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and this is the record : “Having made known unto us the mystery of his will, according to his good leasure, which he hath purposed in himself; that in the dispensation of the fulness of times, he might gather together in one, all things in Christ; both which are in heaven, and which are on earth, even in him. Who will have all men to be saved, and to come unto the knowledge of the truth. And he worketh all things, after the council of his own will.” As a written Testament or will is supposed to express the disposition and intention of its author, in words least liable to misconstruction, I conceive that no remarks need be offered, to explain the above language. The same apostle has emphatically styled this, “the good and acceptable, and perfect will of God.” And what can be said to render it more explicit? As well might I attempt to increase the beauty of the rose, improve the hues of the rain-bow, or add to the splendor of the sun. But do I hear it asked with much seriousness ;Is not God a Sovereign 2 has he not a right to do as he will with his own? Be it admitted, and it will only prove that we ought to be satisfied with the divine declaration of what God is disposed to do, by the use of means infallibly appointed. In addition to what we have just adduced, listen for a moment to the Sovereign voice of Heaven. “Look unto me and be ye saved, all ye ends of the earth : for I am God and there is none else. The word has gone out of my mouth in righteousness and shall not return ; that unto me every knee shall bow, and every tongue shall swear, surely shall say, in the Lord have I righteousness and strength. And in this mountain shall the Lord of hosts make unto all peoÉ. a feast of fat things;–and he will destroy the ace of the covering cast over all people, and the vail spread over all nations. He will swallow up death in victory ; and the Lord God shall wipe away tears from off all faces ; and the rebuke of his people shall he take away from off all the earth : for the Lord hath spoken it.” Is there any thing in this sovereignty to which the benevolent heart can object 2 Who will not rejoice, to learn that we have a universal Sovereign, Father and Saviour 2 But when the glory of the incorruptible God, is changed into the image of a corrupt and cruel sovereign, we cannot wonder that liberal minds should shudder at the frightful representations of his sovereignty. O, how widely different, when in the light of revelation, a sovereign God is exhibited, an impartial, immutable Father * .
Who in the exercise of his reason, would be alarmed on receiving information that the benevolent Anthor of all things, the Friend and Father of our spirits, had a determinate purpose in given existence to intelligent beings, and that every thing is systematically arranged in the natural and moral worlds, with special reference to that purpose ? Would it not afford serious grounds for terrific apprehensions, were we assured that God's work was without system, and his determinations as fickle and variable as ours ? Assure me that I have a Father in heaven, whose disposition is good, as his attributes are perfect, and think you I will not rejoice and be grateful, that his determination, in regard to the final destination of man, is like Himsefl, eternal and unchangeable 2 - - -
2. The next primary principle of doctrine relates to the character of man—But on this point I shall speak with less freedom and confidence, than on many other parts of our general subject. For even the language of revelation is less definite or more difficult of application on this particular, than on many others. #. we admit that “the proper study of mankind is man; so much do we neglect this study, that each individual is an enigma to himself, and all around him equally enigmatical. I mean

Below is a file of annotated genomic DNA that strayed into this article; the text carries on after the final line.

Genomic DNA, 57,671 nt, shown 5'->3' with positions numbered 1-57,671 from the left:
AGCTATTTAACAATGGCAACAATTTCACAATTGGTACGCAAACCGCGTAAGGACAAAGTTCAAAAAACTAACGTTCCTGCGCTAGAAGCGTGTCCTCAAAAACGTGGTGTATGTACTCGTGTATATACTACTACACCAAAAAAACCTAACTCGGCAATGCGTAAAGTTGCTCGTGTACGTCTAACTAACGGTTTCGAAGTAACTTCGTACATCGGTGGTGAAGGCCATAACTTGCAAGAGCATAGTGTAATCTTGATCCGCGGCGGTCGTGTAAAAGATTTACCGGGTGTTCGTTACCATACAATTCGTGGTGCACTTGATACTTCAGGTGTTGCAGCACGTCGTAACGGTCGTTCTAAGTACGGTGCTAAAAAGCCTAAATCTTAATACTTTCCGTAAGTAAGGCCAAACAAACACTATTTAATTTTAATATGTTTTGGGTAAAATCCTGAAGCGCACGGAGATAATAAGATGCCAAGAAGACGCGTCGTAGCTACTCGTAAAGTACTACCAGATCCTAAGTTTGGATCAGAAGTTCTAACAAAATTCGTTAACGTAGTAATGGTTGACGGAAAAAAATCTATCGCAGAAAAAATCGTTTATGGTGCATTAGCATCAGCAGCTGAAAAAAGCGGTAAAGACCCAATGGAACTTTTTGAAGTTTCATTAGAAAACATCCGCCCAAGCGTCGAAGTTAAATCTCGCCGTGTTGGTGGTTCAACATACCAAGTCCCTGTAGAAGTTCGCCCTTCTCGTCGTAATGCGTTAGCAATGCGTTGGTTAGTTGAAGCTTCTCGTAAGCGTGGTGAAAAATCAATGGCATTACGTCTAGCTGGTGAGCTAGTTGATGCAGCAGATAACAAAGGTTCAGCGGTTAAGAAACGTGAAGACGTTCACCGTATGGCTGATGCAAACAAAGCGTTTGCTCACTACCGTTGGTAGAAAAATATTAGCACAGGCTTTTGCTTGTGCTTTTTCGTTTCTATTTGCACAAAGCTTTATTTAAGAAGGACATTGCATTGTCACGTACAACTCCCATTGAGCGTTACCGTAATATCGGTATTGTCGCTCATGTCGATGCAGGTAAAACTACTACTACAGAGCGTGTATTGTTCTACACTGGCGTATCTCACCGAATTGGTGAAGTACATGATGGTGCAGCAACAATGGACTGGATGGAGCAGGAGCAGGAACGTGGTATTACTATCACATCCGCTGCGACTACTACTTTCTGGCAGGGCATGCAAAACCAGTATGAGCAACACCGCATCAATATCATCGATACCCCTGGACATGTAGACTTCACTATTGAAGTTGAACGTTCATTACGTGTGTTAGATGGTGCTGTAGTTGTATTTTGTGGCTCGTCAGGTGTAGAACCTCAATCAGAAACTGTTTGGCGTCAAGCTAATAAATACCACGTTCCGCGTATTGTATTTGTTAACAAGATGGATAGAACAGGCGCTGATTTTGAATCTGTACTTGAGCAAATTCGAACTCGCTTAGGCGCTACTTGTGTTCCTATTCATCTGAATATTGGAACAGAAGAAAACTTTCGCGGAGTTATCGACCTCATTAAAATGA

that the actions of men are frequently at variance with their reason and sober judgment. How often is the conduct, a practical denial or refutation of the theory of one's profession? He admits maxims of morality and principles in religion, as the landmarks of his life and his hopes, and yet pursues a devious and eccentric course. These remarks are not only confirmed by daily observation and experience, but they are recorded in the sketches of human character, in the volume of revélation. So far as I have been acquainted with the writings of able, learned and pious men, there is no subject on which they have written more obscurely and unprofitably, than on the agency and accountability of man. Though they reason for a while, with much plausibility, they at length come to a point, which they must either evade, or declare it to be inscrutable. But to be brief upon a subject, which can be better learned by consulting our own hearts and consciences, than by examining the ingenious speculations of uninspired men, let our thoughts be directed to our own accountability. We shall find ourselves accountable to God for the proper use of the abilities, capacities and privileges which we possess; and, therefore, may presume that the same is also true of others. Capacity for obeying, as well as intellection to understand a requirement, seems to be indispensable to amenability. We might understand a command, which was perfectly arbitrary and unjust. A master might command his servant to alter the limitations of the ocean, and make its billows pause, short of the bounds, of which God said, “Thus far shalt thou come, and here shall thy proud wavés be stayed.” The sovereign might require his subjects to extinguish the stars and lessen the dimensions of the sun; but when there is no capacity to obey, as well as to understand, could they justly be punished for not doing as required? Were they tortured, under the pretence of their having refused to obey their sovereign, could you so pervert terms as to call it punishment or correction, for sing By this I would oppose, in a respectful manner, the notion advocated by some men, eminent for talents, acquirements and piety; the notion that man's total inability to obey God's law, is consistent with his infinite criminality for disobeying, Inability to to do a command, is always excusable, unless produced by one's own misconduct, under more favorable circumstances. We must omit, however, in this place, an examination of many curious and fanciful things which are published, concerning the injury we sustained by the sin of those “who erst in Eden sung;” and endeavour to impress the solemn truth upon all your hearts, that where much is given, much will be required; and the servant who knows his master's will and does it not, shall be beaten with many stripes. That man possesses no agency, and is under no amenability, which will operate to prevent the accomplishment of God's original purose, in giving him existence, is indisputable. his fact is rendered obvious from a variety of considerations. Taking a wide survey of the world, all men are sinners, none having exercised the talents which they possess, in undeviating obedience to the commands of God. The best of men are sinners, before santification and salvation through Christ. Was it not for the riches of divine mercy, no man could entertain any rational hopes of enjoying future life and immortality. Being weighed in the balance and found wanting, we will turn our attention to the last particulars under this proosition. 3. The mediatorial character of Jesus Christ. “For now hath he obtained a more excellent ministry, by how much also he is the Mediator of a better covenant, which was established upon better promises. There is one God, and one Mediator between God and men, the man Christ Jesus.” But as God is an infinitely perfect Being, the Father of lights, without variableness or shadow of turning, the mediator was ordained to bring man into a state of reconciliation with his Maker. Hence we are told that, “God was in Christ, reconciling the world unto himself.” Jesus is the divine MEDIUM, through which Jehovah reveals his perfections to his o: In testimony of his Father's impartial benevolence, the mediator gave himself a ransome for all, and tasted death for every man. Therefore, we hold him forth in our ministry, as the universal Saviour of sinners. We repeat it, the Saviour of sinners; for some have affected to understand us as teaching, that some men would finally be happy, without being saved from their sins. But we discard that sentiment as heartily, as do others. It is matter of rejoicing that I have so favorable an opportunity of correcting, thus publickly, that rerehensible mistake. Let this be inscribed on the reastplate of every minister of truth, “He shall bless you, in turning away every one of you from his iniquities. His name shall be called Jesus; for he shall save his people from their sins. We have seen and do testify that the Father sent the Son to be the Saviour of the world.” To accomplish the great work of salvation, Jesus officiates as the Restorer or Regenerator of the human family. “Not by works of righteousness that we had done, but according to his mercy he saved us; by the washing of regeneration and the renewing of the Holy Ghost. Our conversation (or citizenship), is in heaven, from whence also we look for the Lord Jesus; who shall change our vile body, that it may be fashioned like unto his glorious body, by the working of his power, er, whereby he is able to subdue all things to himself.” And the apostle, in employing different lan- 3